Kareem Abdul-Jabbar Relives Epic Battle With Wilt Chamberlain in Streak-Snapping Game 50 Years Ago
Fifty years ago, a young Kareem Abdul-Jabbar faced the team he would later win five NBA championships with. This night, however, he was a member of the Milwaukee Bucks and went up against the Los Angeles Lakers and their legendary center Wilt Chamberlain.
The Lakers entered the game riding a 33-game win streak and had already taken down the Bucks during that stretch. Abdul-Jabbar recently relived that night when his Bucks halted that streak and Abdul-Jabbar grabbed that torch from Chamberlain as the best center in the game.
Kareem Abdul-Jabbar said Wilt Chamberlain showed some animosity toward him
Jan. 9, 1972, was a statement game for Abdul-Jabbar and the Bucks. Milwaukee had just won the NBA title, but the Lakers were the hottest team in town, entering with a 39-3 record and that 33-game winning streak. The Bucks were no slouch either, coming in with a 35-8 mark.
In a recent Substack article, Abdul-Jabbar recalled the game and how Chamberlain was getting irked at the Bucks center as he was becoming one of the best players in the NBA.
“As my fame and accomplishments increased, so did his animosity,” Abdul-Jabbar wrote of Chamberlain. “Winning the championship the year before, in my second year in the NBA, seemed to put him over the top. We had won a championship before his team had.
“When Wilt and I faced off on January 9, he was no longer the unstoppable 25-year-old player who scored 100 points in a single game. He was now 35, slower, less aggressive in shooting. But he was still a powerful force under the basket. And he still wanted to beat me, the 24-year-old who he felt was replacing him.”
The Lakers were more than Chamberlain. They also had Jerry West, Gail Goodrich, Jim McMillian, and Happy Hairston. Abdul-Jabbar was paired with the legendary Oscar Robinson. Still, it was Abdul-Jabbar vs. Chamberlain everyone wanted to see.
Kareem Abdul-Jabbar’s preparation helped him annoy Wilt Chamberlain
Abdul-Jabbar prepped for his matchup with Chamberlain. He studied film of the Lakers center and knew how to get under his skin.
“Wilt and I battled for position, but I had studied the films of him playing and knew that he did not like to guard players who kept moving, which is exactly what I did,” he wrote. “I could tell he was getting annoyed by my constant movement.
“I’d heard that Gail Goodrich had complained to his team that Wilt needed help guarding me, which I’m sure also nettled Wilt.”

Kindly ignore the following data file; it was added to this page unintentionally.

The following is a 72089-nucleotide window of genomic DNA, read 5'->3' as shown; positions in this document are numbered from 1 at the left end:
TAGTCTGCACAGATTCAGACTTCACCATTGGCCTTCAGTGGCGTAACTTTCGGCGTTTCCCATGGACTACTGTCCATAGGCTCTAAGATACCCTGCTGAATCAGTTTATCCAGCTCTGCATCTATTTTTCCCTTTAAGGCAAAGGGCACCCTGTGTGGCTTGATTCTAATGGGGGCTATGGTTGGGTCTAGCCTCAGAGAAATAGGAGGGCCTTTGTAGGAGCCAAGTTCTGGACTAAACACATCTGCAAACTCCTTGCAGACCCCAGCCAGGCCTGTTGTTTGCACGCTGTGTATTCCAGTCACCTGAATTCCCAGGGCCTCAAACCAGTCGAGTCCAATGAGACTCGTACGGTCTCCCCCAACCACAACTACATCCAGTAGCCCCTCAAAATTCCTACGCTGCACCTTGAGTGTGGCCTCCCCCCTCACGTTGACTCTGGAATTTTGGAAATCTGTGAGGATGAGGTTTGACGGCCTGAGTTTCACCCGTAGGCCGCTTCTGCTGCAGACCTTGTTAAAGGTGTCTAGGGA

Abdul-Jabbar finished with 39 points on 18-for-34 shooting. He added 20 rebounds and five assists. Chamberlain had 15 points and 12 rebounds.
“At this point in his career, Wilt’s game was to stand in the middle of the lane so he could better block shots and rebound,” Abdul-Jabbar wrote. “He wasn’t trying to score as much as he used to, so he wasn’t as big an offensive threat as he once was. I’d also devised a shot to counter Wilt’s tremendous blocking ability. I would shoot a bank shot high off the backboard over his reach.”
The Bucks won 120-104. The streak was over.
Abdul-Jabbar also was frustrated during the game
While Abdul-Jabbar got the better of Chamberlain, frustrating him throughout the game, he, too, was annoyed. The Bucks’ big man lost his cool when he went in for a dunk and was clipped by Hairston. He even threw a punch at the Laker forward.
“At one point, I was leaping up for an uncontested slam dunk when Happy suddenly hit my legs,” Abdul-Jabbar recalled. ‘Both of us dropped to the ground. The encounter, which had been totally unnecessary, is extremely dangerous and could lead to career-ending injuries.
“As a center, I was used to a lot of physical abuse, from elbows in the stomach to gouges to the eyes, but every once in a while, I would get fed up with the abuse that the refs chose to ignore. As we both were getting up, I lost my temper and punched him in the head. The refs rushed out to control the situation. We both received fouls.”
Despite the streak-snapping win and completely outplaying Chamberlain, Abdul-Jabbar said it was just another win.
“To us, it really was just another game in the season, with many more to go,” he wrote. “Following their defeat to us, the Lakers’ confidence was shaken and they struggled over the next few games. But they recovered, swept the Chicago Bulls in four games in the first round of playoffs, then beat us in six games in the second round. They beat the New York Knicks in five games to win the NBA championship.”
A few years later, he joined the Lakers, bringing them home five more NBA titles.